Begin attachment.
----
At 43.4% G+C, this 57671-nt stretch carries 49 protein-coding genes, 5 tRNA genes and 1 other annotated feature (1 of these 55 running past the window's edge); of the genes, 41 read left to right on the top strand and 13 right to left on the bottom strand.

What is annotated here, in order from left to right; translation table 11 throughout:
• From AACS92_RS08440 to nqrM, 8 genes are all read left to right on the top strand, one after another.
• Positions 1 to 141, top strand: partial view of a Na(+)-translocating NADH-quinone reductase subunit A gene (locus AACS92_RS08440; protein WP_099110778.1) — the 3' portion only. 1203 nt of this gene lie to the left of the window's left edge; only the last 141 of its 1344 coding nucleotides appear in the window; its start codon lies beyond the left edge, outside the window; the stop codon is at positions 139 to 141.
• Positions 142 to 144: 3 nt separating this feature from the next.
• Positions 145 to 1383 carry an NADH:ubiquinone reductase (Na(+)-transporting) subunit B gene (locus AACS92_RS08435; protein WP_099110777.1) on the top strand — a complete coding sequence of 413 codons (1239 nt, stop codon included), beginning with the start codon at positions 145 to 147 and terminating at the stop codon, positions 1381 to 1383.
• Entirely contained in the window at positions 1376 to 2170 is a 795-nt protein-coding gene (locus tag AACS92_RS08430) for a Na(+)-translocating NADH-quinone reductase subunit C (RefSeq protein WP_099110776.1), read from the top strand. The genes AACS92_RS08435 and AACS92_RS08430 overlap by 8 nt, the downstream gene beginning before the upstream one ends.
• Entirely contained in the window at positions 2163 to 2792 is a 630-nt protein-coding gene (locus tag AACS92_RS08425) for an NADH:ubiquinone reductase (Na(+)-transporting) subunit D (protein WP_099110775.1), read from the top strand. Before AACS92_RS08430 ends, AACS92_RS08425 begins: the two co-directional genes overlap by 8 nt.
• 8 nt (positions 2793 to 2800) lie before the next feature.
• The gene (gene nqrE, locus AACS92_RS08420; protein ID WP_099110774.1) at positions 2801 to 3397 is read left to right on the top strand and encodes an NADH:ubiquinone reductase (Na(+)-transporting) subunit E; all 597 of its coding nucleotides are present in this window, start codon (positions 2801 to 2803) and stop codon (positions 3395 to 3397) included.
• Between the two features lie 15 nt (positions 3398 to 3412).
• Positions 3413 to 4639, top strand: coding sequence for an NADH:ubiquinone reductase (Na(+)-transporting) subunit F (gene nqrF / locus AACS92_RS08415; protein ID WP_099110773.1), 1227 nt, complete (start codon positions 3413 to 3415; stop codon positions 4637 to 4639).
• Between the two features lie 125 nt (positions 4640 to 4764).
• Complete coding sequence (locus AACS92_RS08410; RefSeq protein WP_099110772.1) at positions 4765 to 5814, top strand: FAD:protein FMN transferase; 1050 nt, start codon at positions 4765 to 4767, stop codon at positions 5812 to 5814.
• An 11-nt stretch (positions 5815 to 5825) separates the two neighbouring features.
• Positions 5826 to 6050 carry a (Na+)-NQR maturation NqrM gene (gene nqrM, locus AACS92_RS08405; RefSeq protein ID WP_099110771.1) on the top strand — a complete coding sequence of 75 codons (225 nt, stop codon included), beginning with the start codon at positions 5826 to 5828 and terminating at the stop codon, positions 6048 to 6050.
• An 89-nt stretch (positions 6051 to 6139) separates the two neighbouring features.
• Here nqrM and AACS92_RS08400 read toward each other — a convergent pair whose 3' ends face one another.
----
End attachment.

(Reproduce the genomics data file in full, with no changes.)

At 43.4% G+C, this 57671-nt stretch carries 49 protein-coding genes, 5 tRNA genes and 1 other annotated feature (1 of these 55 running past the window's edge); of the genes, 41 read left to right on the top strand and 13 right to left on the bottom strand.

What is annotated here, in order from left to right; translation table 11 throughout:
• From AACS92_RS08440 to nqrM, 8 genes are all read left to right on the top strand, one after another.
• Positions 1 to 141, top strand: partial view of a Na(+)-translocating NADH-quinone reductase subunit A gene (locus AACS92_RS08440; protein WP_099110778.1) — the 3' portion only. 1203 nt of this gene lie to the left of the window's left edge; only the last 141 of its 1344 coding nucleotides appear in the window; its start codon lies beyond the left edge, outside the window; the stop codon is at positions 139 to 141.
• Positions 142 to 144: 3 nt separating this feature from the next.
• Positions 145 to 1383 carry an NADH:ubiquinone reductase (Na(+)-transporting) subunit B gene (locus AACS92_RS08435; protein WP_099110777.1) on the top strand — a complete coding sequence of 413 codons (1239 nt, stop codon included), beginning with the start codon at positions 145 to 147 and terminating at the stop codon, positions 1381 to 1383.
• Entirely contained in the window at positions 1376 to 2170 is a 795-nt protein-coding gene (locus tag AACS92_RS08430) for a Na(+)-translocating NADH-quinone reductase subunit C (RefSeq protein WP_099110776.1), read from the top strand. The genes AACS92_RS08435 and AACS92_RS08430 overlap by 8 nt, the downstream gene beginning before the upstream one ends.
• Entirely contained in the window at positions 2163 to 2792 is a 630-nt protein-coding gene (locus tag AACS92_RS08425) for an NADH:ubiquinone reductase (Na(+)-transporting) subunit D (protein WP_099110775.1), read from the top strand. Before AACS92_RS08430 ends, AACS92_RS08425 begins: the two co-directional genes overlap by 8 nt.
• 8 nt (positions 2793 to 2800) lie before the next feature.
• The gene (gene nqrE, locus AACS92_RS08420; protein ID WP_099110774.1) at positions 2801 to 3397 is read left to right on the top strand and encodes an NADH:ubiquinone reductase (Na(+)-transporting) subunit E; all 597 of its coding nucleotides are present in this window, start codon (positions 2801 to 2803) and stop codon (positions 3395 to 3397) included.
• Between the two features lie 15 nt (positions 3398 to 3412).
• Positions 3413 to 4639, top strand: coding sequence for an NADH:ubiquinone reductase (Na(+)-transporting) subunit F (gene nqrF / locus AACS92_RS08415; protein ID WP_099110773.1), 1227 nt, complete (start codon positions 3413 to 3415; stop codon positions 4637 to 4639).
• Between the two features lie 125 nt (positions 4640 to 4764).
• Complete coding sequence (locus AACS92_RS08410; RefSeq protein WP_099110772.1) at positions 4765 to 5814, top strand: FAD:protein FMN transferase; 1050 nt, start codon at positions 4765 to 4767, stop codon at positions 5812 to 5814.
• An 11-nt stretch (positions 5815 to 5825) separates the two neighbouring features.
• Positions 5826 to 6050 carry a (Na+)-NQR maturation NqrM gene (gene nqrM, locus AACS92_RS08405; RefSeq protein ID WP_099110771.1) on the top strand — a complete coding sequence of 75 codons (225 nt, stop codon included), beginning with the start codon at positions 5826 to 5828 and terminating at the stop codon, positions 6048 to 6050.
• An 89-nt stretch (positions 6051 to 6139) separates the two neighbouring features.
• Here nqrM and AACS92_RS08400 read toward each other — a convergent pair whose 3' ends face one another.